Would you hire a male wedding planner for your wedding?
Be honest here! There’s nothing wrong with acknowledging the disparity in gender ratios in the available wedding planners. In fact, the statistics are pretty clear — when compared to the 80% of the wedding planners in the US that classify themselves as female, only 13% classify themselves as male.
So yes, there is a pretty big gap there. But the question is, for that 13% group of male wedding planners. Could you trust them to work on your wedding? Why or why not? If you belong in the latter category and are hesitant about hiring a male wedding planner. Continue reading!
We’ve interviewed the much-acclaimed Canadian wedding planner, Imtazur Rahman, to share the unique perspective of a male wedding event planner in a primarily female-run industry:
When did you first decide to become a wedding planner?
Imtazur Rahman: Oh, it was over a decade ago now! I was working at a hotel — which was known for having event planners on their payroll — as an event coordinator, and the move to becoming an independent event planner, with a niche in wedding planning, just seemed natural for me after that. At that point in my career, I had enough experience to back up my work and enough connections with past clients too, to make the separation feasible.
How do you like working as a wedding planner?
Imtazur Rahman: It’s been a very rewarding career! It takes a lot of manual work and discipline in order to make sure that everything goes smoothly. So, the job is demanding both physically and mentally. But to see it all come together in the end perfectly washes all the stress of it away.
What is one misconception people have about wedding planning that you hope to change?
Imtazur Rahman: A lot of people see the job title ‘Wedding Planner’ and make assumptions about the responsibilities of a wedding planner based on the first word alone. Weddings, traditionally at least, were always more about the bride than the groom. And even now, when people use the term ‘your special day’ they’re usually talking to or about the bride. I’ve even had clients with friends and family who would outright tell the groom, in front of me even, that he should leave all the decision-making to his bride. Because that’s the way it was ‘supposed to be’. Anyway, I think I can go on about this topic for quite a while.
But the point is: weddings, like relationships, are meant to be about partnership. So, I see no reason why people should perpetuate the misconception that weddings are all about the bride. Some grooms are perfectly content to not have a say, yes. But that doesn’t mean you shouldn’t ask! It’s their special day too. One that they will remember, just as the bride will remember, as the day that they came together as one.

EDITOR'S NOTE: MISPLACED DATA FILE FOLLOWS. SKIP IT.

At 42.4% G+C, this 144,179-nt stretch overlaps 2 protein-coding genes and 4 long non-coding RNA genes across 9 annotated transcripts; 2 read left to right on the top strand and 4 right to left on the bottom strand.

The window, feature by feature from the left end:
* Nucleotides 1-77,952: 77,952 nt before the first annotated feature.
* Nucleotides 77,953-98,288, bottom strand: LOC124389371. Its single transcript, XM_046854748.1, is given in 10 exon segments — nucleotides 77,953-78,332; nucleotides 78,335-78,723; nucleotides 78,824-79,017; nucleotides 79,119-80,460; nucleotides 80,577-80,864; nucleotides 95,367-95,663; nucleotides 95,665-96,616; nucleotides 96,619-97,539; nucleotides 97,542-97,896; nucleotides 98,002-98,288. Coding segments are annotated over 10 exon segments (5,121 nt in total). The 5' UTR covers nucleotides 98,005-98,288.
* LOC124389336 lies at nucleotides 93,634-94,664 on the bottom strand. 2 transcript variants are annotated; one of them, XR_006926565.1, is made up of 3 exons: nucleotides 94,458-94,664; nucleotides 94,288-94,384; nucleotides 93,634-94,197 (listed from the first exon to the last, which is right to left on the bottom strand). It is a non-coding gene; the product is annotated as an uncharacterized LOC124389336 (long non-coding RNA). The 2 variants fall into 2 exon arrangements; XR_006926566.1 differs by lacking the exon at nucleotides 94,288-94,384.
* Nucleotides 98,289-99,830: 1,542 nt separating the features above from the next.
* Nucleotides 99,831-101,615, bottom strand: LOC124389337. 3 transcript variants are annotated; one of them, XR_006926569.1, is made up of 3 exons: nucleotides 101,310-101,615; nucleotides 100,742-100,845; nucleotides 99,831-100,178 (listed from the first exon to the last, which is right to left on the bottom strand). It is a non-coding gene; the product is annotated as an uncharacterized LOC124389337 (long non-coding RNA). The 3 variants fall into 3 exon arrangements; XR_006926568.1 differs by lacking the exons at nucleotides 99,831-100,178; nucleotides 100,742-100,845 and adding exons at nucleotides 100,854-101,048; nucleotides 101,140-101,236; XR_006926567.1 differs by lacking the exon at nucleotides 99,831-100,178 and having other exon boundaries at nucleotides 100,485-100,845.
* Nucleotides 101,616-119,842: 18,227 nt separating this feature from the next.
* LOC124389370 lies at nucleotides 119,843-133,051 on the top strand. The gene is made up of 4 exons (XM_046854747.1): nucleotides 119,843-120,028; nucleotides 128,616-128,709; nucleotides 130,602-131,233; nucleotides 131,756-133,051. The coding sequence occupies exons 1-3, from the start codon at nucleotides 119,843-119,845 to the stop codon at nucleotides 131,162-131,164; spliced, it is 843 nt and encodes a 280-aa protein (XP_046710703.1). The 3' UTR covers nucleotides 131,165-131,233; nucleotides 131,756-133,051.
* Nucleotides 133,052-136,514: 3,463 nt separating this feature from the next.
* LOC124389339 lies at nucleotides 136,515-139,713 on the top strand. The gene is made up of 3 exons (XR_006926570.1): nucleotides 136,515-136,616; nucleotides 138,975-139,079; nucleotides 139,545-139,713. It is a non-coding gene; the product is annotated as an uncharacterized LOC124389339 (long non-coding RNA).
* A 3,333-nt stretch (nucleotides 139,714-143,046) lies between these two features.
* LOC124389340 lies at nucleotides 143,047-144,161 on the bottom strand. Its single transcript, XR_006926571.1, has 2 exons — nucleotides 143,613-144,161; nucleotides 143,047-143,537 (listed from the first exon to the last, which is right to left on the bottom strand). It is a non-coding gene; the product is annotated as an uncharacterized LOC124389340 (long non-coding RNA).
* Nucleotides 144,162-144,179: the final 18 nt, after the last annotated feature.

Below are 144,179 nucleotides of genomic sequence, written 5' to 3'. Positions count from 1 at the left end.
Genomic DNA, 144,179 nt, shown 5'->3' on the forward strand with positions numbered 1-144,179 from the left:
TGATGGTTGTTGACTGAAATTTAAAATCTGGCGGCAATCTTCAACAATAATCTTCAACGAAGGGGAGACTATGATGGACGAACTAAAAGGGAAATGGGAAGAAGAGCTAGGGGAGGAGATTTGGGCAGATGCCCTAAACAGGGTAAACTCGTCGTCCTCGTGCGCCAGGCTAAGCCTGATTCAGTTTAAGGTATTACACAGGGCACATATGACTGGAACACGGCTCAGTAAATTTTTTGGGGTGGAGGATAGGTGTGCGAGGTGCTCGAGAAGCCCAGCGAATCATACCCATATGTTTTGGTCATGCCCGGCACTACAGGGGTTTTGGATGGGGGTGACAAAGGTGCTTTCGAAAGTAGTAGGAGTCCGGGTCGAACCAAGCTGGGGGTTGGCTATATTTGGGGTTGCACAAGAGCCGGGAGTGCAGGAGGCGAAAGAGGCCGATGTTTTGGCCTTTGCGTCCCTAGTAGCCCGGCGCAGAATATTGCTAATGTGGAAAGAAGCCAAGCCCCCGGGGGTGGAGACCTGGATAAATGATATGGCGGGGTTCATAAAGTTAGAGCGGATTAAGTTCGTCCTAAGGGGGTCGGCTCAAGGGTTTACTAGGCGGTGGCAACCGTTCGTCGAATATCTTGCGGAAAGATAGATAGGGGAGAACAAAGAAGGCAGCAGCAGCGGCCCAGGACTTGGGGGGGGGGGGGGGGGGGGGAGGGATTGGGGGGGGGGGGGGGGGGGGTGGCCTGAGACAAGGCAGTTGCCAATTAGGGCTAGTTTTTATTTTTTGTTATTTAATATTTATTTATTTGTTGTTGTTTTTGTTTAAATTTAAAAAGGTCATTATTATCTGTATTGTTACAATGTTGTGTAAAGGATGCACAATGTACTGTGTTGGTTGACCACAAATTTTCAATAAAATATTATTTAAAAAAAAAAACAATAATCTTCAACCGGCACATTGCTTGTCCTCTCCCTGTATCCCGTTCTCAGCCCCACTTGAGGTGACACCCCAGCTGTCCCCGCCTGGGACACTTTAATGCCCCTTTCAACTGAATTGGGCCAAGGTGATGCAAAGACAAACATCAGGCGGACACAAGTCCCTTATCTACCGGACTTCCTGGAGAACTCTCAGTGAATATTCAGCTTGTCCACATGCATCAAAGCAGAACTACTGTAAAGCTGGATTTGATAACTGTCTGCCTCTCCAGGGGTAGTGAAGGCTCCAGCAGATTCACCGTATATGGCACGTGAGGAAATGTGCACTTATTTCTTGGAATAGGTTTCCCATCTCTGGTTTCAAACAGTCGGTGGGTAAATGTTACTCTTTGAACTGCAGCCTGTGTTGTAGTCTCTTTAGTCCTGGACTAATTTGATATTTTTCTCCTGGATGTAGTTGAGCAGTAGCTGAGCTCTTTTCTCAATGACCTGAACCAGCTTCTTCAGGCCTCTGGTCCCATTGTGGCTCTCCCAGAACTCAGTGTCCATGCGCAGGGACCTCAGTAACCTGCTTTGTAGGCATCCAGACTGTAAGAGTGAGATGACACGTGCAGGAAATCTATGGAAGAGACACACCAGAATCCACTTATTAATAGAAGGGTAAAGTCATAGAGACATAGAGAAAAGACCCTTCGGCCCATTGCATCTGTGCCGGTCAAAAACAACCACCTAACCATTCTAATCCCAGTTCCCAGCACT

What would you say your experience in the industry has been like as a male wedding planner?
Imtazur Rahman: It’s been as you’d expect, I guess would be the best way to put it. My friends and family are perfectly supportive of my career. But there’s definitely some tension there when I’m working with more traditional clients — at least at first. Usually though, they calm down after a while.
Most of my clients here in Canada are very progressive. They know my work history and, more likely than not, the reason that they sought after my service in the first place is because I was recommended to them by a past client, so they have a reason to trust my expertise.
Have you ever been refused a job because of your gender?
Imtazur Rahman: Oh yes, of course. Especially at first. But as I’ve built my portfolio over the years, it’s been less and less likely to happen. In fact, I can’t even remember when the last time had been! I still get weird ‘looks’ here and there when I introduce myself as a male wedding planner, but when it comes to working with clients, outside of that initial tension (which could be because of my gender or because I’m just new to them or both, so I don’t take it too seriously) my clients have never had a reason to pass me over — not with my success rate.
Do you have any advice to give to our male readers who may be interested in getting into wedding planning like you?
Imtazur Rahman: Don’t turn away from it just because of your gender. Look at it like it’s just any other job (because it is!) and figure out whether it’s what you want to be doing. If you find joy in managing weddings, then do it! Don’t hesitate! It might be tough at first, but if you’re passionate about the work? There’s no reason to deny yourself the experience.